Visit Last Minute Prepper Store --  Great Products, Great Prices. Fulfilled by Amazon.

Basic Emergency Suture

By Ashley

In All Articles
Dec 4th, 2017

If SHTF or if you just live in a rural part of the county emergency services may not be available to you. “Sometime when seconds count, help may be minutes away, if available at all”. There may be no one to come to you or your loved one’s aid. Or perhaps it may take a long time for help to arrive. Whatever the case you should know some basic first aid. This can make a big difference and save a life. This article is here to provide you with the most basic steps of how to suture a wound.

  The most important step is to recognize when a wound needs suturing. Some may require this and others it can actually cause more damage. Some wounds are minor and only need cleaning and bandaging. A massive wound may just need packing with gauze and wrapping until help arrives. Most puncher wounds should not be sutured closed. Try to determine if the wound should be sutured by the type of bleeding. Arterial bleeding is bright red and tends to spurt in time with the heartbeat. These should not be sutured without professional help. The artery vein needs to be mended first. Simply closing the cut will result in internal bleeding. Venous is dark red in color and can gush profusely. This also requires professional help. Capillary will ooze and blood loss is usually negligible. You can proceed with the suturing process with capillary bleeding.

  Suturing may be necessary if: There is sever risk of blood loss, If the cut or wound is numb, there is a possibility of nerve damage, Closing it will start the healing process. Deep or long gaping cuts also called talking cuts as they look like a mouth. Please do as much research now as possible to so when the time comes you will have a better idea of what you are looking for.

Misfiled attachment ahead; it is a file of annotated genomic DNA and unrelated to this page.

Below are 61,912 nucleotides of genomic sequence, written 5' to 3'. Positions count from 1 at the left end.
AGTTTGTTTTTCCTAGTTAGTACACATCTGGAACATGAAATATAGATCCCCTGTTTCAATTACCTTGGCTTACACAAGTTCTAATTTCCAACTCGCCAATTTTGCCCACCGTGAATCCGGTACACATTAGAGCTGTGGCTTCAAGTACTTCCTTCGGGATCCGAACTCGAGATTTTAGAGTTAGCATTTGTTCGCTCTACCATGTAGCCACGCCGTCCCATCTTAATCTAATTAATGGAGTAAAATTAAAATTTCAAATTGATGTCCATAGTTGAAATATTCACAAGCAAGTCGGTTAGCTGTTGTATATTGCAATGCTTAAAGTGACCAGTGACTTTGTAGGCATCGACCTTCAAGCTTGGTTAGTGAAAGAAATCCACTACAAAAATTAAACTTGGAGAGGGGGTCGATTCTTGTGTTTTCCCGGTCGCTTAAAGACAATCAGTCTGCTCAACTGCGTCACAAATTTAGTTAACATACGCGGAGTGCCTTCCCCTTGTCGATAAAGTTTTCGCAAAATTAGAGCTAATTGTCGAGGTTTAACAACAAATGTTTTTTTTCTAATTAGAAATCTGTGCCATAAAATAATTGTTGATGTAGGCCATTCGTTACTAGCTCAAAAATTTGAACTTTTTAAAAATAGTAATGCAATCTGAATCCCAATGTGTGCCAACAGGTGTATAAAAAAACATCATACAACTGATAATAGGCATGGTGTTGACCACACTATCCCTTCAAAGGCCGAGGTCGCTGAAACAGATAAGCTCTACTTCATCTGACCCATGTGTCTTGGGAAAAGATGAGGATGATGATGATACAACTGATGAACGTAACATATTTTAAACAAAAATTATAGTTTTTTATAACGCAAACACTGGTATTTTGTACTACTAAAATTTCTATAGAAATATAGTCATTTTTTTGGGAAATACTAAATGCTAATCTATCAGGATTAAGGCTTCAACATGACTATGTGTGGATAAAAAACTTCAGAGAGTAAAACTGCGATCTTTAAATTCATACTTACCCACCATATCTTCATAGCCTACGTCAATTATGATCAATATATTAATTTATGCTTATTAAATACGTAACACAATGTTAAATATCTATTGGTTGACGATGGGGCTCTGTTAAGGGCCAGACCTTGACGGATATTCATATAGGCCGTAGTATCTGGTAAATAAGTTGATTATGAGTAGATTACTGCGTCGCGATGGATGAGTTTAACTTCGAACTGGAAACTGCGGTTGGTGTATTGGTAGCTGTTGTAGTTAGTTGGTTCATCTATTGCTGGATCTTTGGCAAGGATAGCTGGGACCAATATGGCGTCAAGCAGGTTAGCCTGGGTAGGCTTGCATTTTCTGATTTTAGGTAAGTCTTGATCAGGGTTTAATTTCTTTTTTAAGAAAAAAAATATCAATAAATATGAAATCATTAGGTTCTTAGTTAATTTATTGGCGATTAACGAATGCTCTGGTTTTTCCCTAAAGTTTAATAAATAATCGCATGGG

The basic supplies you should always have on hand is a first aid kit, preferably one that includes a suture kit.

Supplies: Clean water,  Gloves, Suture string, Needle driver,Needle, Syringe, Sterilization solution( Betadine), forceps, scissors, guaze, guaze wrap

Start by cleaning the wound. Use water to clean out a wound. If there is debris present use the diluted Betadine as directed. Use your syringe and spray directly in a wound. The most important aspect of this is to have clean and sterile supplies, wound, and workspace. Clean all your supplies with some sort of sterile solution such as alcohol or if you have none on had to use a lighter or match the wipe with water.

  When the bleeding has slowed or stopped you can begin. Decide based on the wound the best way to close it up. Apply gloves. Once again clean, clean, clean everything. If you have it available give the victim Ibuprofen and ice the wound. Use scalpel or scissors to cut away any jagged pieces of skin that will not heal well.

  Start suture: There are many different types of suture knots and techniques, so do some research and decide what the best one is for your specific situation. One of the easiest ones to remember is the Interrupted Suture. Start by Picking up your needle with the forceps at about 60% towards the end of the needle. You want to begin in the middle of the wound and work outwards. Make sure to be on the edge but not too close that the skin will rip. Go all the way through the skin layer to the other side of the cut. Tie a few regular knots cut ends of string making sure to leave about two inches. Also, leave 1/8 an inch in between each stitch. Continue and make as many Interrupted sutures as necessary until the wound is completely closed. Clean wound and bandage to minimize infection. You will need to clean and change the dressings at least twice a day.

 So whether or not help is on their way this will help prevent further blood loss, lessen the risk of infection, and can possibly save a life. Once again I urge you to research as much as possible. Watch multiple videos so you can have a more hands-on knowledge. This is not a certified medical document. Its purpose is to give you the bare bones basics of first aid and suture.

Leave a Reply